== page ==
The Aperion is a new musical instrument based on the principles of infinite sustain and acoustic resonance. The goal of the instrument is to encourage interaction and experimentation in a domain different from many conventional instruments.
The body of the instrument, built with Honduran Mahogany, takes inspiration from the Mexican Guitarrón. It consists of two large resonating chambers and a single electric bass string held in place between the bridge and the headstock. The body was designed to resonate at about 53Hz (or A1), emphasizing low frequencies.
The Aperion generates tones through the interaction of the vibrating string and body. The length and tension of the string can be varied by turning the machine heads, similar to conventional string instruments, or using a glass or metal slide. The string itself can be set into motion by plucking or striking, however the attack does not play as important a role in the timbre of the instrument as the sustain. The vibrating energy is transmitted to the top plate via the bridge and through the soundhole, which sets the body into vibration. The string’s vibration is sensed by an electric bass pickup, and is then amplified and fed to a moving coil loudspeaker that rests above a soundhole on the body itself. The loudspeaker remains in contact with the body, adding acoustic and mechanical energy to the system. The vibrating body transmits energy back to the string, and allows it to continue oscillation without decay, completing the feedback loop.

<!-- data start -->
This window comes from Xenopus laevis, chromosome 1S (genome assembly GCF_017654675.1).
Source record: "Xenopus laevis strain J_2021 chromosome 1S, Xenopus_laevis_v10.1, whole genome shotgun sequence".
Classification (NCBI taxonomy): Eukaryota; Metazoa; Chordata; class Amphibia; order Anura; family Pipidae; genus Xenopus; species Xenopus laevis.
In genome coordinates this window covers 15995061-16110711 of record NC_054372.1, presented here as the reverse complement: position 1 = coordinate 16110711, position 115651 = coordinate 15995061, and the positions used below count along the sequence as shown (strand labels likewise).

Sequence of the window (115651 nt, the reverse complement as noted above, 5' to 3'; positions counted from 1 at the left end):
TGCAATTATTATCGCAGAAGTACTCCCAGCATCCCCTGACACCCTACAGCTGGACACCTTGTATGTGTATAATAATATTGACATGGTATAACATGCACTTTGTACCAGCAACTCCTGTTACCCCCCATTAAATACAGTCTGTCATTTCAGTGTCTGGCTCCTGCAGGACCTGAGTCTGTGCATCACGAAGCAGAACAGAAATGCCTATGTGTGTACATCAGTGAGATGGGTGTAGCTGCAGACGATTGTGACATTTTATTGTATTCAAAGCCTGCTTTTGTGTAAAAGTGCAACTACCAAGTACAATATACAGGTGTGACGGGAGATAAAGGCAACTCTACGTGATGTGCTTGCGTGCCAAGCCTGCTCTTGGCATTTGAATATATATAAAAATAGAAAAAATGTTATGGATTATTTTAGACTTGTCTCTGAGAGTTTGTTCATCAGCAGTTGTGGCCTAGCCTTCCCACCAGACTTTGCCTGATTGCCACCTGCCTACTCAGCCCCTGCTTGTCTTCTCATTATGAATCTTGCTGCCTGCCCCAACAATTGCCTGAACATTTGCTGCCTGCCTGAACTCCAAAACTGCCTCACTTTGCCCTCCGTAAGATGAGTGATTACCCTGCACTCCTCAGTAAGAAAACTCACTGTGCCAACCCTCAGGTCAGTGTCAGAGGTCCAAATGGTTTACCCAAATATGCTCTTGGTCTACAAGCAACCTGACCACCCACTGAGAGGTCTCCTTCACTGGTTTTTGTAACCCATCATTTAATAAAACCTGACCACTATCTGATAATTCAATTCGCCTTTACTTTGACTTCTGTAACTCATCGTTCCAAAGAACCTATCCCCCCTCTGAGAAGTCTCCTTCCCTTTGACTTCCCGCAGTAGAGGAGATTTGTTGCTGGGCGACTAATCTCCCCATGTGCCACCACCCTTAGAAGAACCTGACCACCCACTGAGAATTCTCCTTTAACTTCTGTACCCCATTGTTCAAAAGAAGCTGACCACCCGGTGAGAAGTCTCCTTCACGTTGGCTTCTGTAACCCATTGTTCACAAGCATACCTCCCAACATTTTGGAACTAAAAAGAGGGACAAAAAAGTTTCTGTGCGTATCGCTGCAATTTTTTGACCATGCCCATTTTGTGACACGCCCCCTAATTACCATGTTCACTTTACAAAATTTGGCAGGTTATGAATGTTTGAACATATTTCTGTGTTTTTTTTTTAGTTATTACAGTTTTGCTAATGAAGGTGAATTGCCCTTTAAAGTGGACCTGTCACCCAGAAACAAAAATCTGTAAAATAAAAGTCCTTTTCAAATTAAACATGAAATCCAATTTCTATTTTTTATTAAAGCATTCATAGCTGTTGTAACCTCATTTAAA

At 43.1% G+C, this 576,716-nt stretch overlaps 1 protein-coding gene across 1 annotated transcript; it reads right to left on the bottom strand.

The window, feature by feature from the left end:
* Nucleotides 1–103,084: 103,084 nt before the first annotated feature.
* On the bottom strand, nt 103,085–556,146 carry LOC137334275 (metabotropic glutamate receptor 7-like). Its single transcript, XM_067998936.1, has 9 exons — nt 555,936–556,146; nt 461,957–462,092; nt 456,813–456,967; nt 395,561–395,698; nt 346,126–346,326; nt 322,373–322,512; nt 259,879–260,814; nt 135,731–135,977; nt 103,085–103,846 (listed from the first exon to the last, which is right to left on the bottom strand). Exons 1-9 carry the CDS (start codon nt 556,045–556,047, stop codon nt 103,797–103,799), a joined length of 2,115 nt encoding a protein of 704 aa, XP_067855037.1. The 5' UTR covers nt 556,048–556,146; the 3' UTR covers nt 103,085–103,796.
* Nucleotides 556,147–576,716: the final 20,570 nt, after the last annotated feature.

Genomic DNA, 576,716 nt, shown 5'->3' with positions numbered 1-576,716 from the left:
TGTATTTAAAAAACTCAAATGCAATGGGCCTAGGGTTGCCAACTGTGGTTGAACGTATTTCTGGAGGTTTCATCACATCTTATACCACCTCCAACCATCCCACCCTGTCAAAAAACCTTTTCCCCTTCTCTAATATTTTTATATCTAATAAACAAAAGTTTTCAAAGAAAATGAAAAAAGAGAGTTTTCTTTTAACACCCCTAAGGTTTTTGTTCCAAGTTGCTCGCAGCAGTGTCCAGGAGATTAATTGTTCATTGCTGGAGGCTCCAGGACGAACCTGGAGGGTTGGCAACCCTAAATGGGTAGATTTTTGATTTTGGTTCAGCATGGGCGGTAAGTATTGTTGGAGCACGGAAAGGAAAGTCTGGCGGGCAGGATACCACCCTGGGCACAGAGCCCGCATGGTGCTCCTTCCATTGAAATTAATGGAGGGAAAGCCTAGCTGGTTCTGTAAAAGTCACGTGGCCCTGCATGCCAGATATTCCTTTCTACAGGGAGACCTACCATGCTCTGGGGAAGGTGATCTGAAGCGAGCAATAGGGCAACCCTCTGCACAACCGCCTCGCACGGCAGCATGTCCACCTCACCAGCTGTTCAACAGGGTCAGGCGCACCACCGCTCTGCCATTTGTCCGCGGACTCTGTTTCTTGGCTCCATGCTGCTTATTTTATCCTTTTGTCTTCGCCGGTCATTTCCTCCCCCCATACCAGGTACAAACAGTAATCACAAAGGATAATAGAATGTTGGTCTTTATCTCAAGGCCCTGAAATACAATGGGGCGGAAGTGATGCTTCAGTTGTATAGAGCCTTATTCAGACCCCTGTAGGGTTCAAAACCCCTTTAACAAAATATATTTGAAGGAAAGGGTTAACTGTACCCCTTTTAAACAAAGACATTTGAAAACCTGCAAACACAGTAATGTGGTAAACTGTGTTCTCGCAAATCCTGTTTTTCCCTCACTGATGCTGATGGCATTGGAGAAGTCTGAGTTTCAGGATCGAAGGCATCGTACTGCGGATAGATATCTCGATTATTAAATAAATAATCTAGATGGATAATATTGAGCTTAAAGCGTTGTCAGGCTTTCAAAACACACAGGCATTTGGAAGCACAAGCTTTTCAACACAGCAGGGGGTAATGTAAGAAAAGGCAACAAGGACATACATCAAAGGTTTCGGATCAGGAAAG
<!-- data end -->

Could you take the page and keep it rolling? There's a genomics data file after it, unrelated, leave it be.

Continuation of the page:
The Aperion has several modes of playability, each with distinct timbral characteristics and interesting envelope signatures. The most obvious and traditional style would be that of plucking and sliding, using a glass or metal slide. The slide changes the effective length of the string and allows for separate pitches to be plucked, strummed, or picked. Another and more sonically experimental playing style is that of moving the pickup along the track to extract varying harmonics from the string itself. The nodes and antinodes become exaggerated and clearly visible on the string. This is unique to the Aperion, considering most electric stringed instruments have fixed pickup locations, only allowing feedback to occur in a smaller harmonic range. Finally, an interesting discovery we found during construction was the way our lowpass and highpass filters in the power amplifier affected the resulting harmonics emanated from the Aperion. One can adjust these filters to extract high and low harmonics of the pitch to which the string is tuned.Tags: 2013, Acoustics, Georgia Tech, Music